Specialised software simplifies the continuous data cleaning process, along with all other elements of the cash forecasting process. As referenced in the section on data sources above, automating the process expedites data cleaning. Elements such as intercompany cash flows should always net to zero. However, with a manual process this balancing task can be hugely time-consuming and inaccurate. Specialised software, with a dedicated counterparty driven intercompany tool, simplifies this task to a touch-of-a-button exercise.

This simplification enables the person analysing the data to quickly review and amend outputs and therefore take the right anomalies into consideration.

Having the right personnel at the right stage of the process

As we discussed in a recent article on the analytics skills gap, it is important to have people with the right skills at the right stages of the process. While not an absolute requirement, some companies may choose to recruit a Database Administrator (DBA) to ensure that all data is formatted and structured properly as it goes into the model.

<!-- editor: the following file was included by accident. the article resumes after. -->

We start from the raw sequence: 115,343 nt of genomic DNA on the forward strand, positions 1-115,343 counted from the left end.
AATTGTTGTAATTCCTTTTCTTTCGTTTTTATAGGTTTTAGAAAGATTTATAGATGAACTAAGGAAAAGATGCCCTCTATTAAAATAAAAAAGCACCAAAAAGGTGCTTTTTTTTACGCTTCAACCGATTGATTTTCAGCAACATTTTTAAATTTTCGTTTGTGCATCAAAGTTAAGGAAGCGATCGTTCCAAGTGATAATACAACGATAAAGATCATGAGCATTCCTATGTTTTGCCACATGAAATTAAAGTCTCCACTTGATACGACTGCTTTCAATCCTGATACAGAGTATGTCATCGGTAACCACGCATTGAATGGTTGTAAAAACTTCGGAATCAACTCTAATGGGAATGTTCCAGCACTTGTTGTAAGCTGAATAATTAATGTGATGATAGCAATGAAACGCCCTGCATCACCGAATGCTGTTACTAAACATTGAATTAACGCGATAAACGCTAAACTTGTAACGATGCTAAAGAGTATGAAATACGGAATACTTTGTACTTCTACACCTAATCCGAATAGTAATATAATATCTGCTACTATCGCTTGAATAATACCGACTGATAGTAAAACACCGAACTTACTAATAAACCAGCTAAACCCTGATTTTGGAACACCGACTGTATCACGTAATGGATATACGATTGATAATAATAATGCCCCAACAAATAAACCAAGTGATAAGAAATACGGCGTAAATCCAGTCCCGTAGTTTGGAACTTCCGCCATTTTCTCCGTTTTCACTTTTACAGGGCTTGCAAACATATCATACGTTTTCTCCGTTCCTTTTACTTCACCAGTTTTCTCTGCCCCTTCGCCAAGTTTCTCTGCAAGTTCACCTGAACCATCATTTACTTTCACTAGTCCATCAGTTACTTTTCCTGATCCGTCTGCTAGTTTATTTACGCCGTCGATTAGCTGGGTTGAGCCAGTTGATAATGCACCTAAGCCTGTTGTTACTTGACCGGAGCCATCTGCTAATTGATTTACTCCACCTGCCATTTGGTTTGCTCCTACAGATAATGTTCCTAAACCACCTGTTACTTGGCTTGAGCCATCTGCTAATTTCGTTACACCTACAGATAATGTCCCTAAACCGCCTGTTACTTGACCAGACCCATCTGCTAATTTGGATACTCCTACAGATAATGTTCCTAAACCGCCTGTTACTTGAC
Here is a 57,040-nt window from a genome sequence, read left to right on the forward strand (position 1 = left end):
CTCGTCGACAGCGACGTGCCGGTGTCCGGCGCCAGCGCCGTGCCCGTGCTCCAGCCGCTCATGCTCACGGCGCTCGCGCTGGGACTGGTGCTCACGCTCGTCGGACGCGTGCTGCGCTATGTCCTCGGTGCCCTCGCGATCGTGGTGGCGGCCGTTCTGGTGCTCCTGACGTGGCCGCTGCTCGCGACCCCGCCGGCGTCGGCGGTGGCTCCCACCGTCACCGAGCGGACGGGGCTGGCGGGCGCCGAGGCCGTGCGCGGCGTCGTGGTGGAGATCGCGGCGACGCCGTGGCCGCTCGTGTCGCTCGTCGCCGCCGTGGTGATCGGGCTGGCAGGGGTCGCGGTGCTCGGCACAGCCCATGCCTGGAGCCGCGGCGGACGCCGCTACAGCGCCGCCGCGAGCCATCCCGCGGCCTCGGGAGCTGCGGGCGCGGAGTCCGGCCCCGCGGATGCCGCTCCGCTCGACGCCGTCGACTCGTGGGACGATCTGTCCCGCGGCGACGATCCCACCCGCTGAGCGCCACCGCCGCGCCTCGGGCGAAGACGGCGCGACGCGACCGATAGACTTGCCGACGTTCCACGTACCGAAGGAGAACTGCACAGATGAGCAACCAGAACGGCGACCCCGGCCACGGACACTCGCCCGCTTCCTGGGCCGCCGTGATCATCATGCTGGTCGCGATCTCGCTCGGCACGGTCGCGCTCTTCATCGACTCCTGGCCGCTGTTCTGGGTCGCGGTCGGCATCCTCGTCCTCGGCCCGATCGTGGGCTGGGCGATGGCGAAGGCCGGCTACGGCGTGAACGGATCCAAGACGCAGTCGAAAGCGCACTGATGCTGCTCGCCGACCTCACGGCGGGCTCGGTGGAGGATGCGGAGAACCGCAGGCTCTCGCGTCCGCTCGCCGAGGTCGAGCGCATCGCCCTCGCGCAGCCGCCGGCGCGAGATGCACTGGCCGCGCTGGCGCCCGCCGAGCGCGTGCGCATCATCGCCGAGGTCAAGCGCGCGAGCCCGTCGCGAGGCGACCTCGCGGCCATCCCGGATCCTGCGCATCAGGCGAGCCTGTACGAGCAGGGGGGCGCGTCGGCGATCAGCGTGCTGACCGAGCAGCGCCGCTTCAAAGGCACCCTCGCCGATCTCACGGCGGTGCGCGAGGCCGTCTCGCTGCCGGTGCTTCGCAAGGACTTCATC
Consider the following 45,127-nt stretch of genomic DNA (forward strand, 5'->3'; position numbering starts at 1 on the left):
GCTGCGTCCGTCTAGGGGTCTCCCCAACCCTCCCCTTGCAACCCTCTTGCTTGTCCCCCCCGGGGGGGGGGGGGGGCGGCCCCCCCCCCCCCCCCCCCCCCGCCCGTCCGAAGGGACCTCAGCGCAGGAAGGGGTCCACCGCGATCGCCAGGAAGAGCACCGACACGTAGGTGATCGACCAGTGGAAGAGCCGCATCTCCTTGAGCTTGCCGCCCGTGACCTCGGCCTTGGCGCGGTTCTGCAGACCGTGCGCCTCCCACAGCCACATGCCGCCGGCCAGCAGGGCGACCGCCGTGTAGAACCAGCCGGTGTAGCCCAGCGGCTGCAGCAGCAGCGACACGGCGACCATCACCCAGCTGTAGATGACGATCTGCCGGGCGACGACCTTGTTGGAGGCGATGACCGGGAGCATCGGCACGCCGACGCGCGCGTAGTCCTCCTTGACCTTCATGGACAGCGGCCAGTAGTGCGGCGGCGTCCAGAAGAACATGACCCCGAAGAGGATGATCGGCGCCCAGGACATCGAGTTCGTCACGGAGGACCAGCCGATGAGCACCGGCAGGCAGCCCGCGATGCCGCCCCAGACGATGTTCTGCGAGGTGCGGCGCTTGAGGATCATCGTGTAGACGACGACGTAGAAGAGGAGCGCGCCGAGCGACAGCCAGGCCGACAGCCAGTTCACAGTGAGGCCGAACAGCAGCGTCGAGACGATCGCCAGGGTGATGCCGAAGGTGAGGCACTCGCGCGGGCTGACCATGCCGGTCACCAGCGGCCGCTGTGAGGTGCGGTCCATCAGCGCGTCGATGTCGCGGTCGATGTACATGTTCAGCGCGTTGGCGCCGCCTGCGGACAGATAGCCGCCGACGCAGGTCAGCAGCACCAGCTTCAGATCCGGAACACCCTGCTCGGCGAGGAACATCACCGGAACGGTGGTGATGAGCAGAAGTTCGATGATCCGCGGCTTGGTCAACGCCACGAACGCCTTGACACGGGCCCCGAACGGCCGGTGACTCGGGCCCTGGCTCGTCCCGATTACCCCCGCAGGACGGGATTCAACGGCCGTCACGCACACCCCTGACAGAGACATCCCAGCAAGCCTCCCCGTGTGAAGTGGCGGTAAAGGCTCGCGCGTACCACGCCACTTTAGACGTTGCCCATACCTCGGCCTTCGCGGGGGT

In any event, the person charged with managing the database should be familiar working with large data sets and have a good knowledge of database theory and database design. This expertise will help with the identification and rectification of defects in the data, as well as managing the integrity and security of the data as a whole.

Progression through iteration

Once all checks have been made, appropriate actions have been taken, and everybody is confident that the data is of sufficient quality and integrity, it can be loaded into the forecasting model. The focus now switches to the output side of the process, i.e. on the reporting, forecasting, and analytics. Here, quality is improved through a process of careful measurement and adjustment. A gradual process, but one that becomes increasingly valuable to the company as these improvements are made.

Help for Corporate Treasurers